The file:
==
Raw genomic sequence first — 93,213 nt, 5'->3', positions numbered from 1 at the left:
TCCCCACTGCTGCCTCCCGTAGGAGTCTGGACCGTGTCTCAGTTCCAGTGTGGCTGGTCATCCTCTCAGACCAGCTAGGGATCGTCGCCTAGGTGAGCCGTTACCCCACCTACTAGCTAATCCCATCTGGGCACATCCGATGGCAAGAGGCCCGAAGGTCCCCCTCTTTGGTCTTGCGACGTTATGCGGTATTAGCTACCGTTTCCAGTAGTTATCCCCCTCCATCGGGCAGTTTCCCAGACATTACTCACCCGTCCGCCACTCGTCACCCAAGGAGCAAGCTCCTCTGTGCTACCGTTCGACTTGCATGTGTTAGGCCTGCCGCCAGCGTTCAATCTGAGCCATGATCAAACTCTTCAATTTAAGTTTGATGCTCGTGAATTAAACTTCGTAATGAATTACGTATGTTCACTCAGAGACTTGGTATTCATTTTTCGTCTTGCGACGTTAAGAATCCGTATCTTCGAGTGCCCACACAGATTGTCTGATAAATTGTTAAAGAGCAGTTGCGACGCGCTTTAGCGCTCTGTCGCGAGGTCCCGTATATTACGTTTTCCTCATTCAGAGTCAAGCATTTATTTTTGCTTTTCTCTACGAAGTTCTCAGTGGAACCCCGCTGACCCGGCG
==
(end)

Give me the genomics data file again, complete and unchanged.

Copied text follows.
Raw genomic sequence first — 93,213 nt, 5'->3', positions numbered from 1 at the left:
TCCCCACTGCTGCCTCCCGTAGGAGTCTGGACCGTGTCTCAGTTCCAGTGTGGCTGGTCATCCTCTCAGACCAGCTAGGGATCGTCGCCTAGGTGAGCCGTTACCCCACCTACTAGCTAATCCCATCTGGGCACATCCGATGGCAAGAGGCCCGAAGGTCCCCCTCTTTGGTCTTGCGACGTTATGCGGTATTAGCTACCGTTTCCAGTAGTTATCCCCCTCCATCGGGCAGTTTCCCAGACATTACTCACCCGTCCGCCACTCGTCACCCAAGGAGCAAGCTCCTCTGTGCTACCGTTCGACTTGCATGTGTTAGGCCTGCCGCCAGCGTTCAATCTGAGCCATGATCAAACTCTTCAATTTAAGTTTGATGCTCGTGAATTAAACTTCGTAATGAATTACGTATGTTCACTCAGAGACTTGGTATTCATTTTTCGTCTTGCGACGTTAAGAATCCGTATCTTCGAGTGCCCACACAGATTGTCTGATAAATTGTTAAAGAGCAGTTGCGACGCGCTTTAGCGCTCTGTCGCGAGGTCCCGTATATTACGTTTTCCTCATTCAGAGTCAAGCATTTATTTTTGCTTTTCTCTACGAAGTTCTCAGTGGAACCCCGCTGACCCGGCG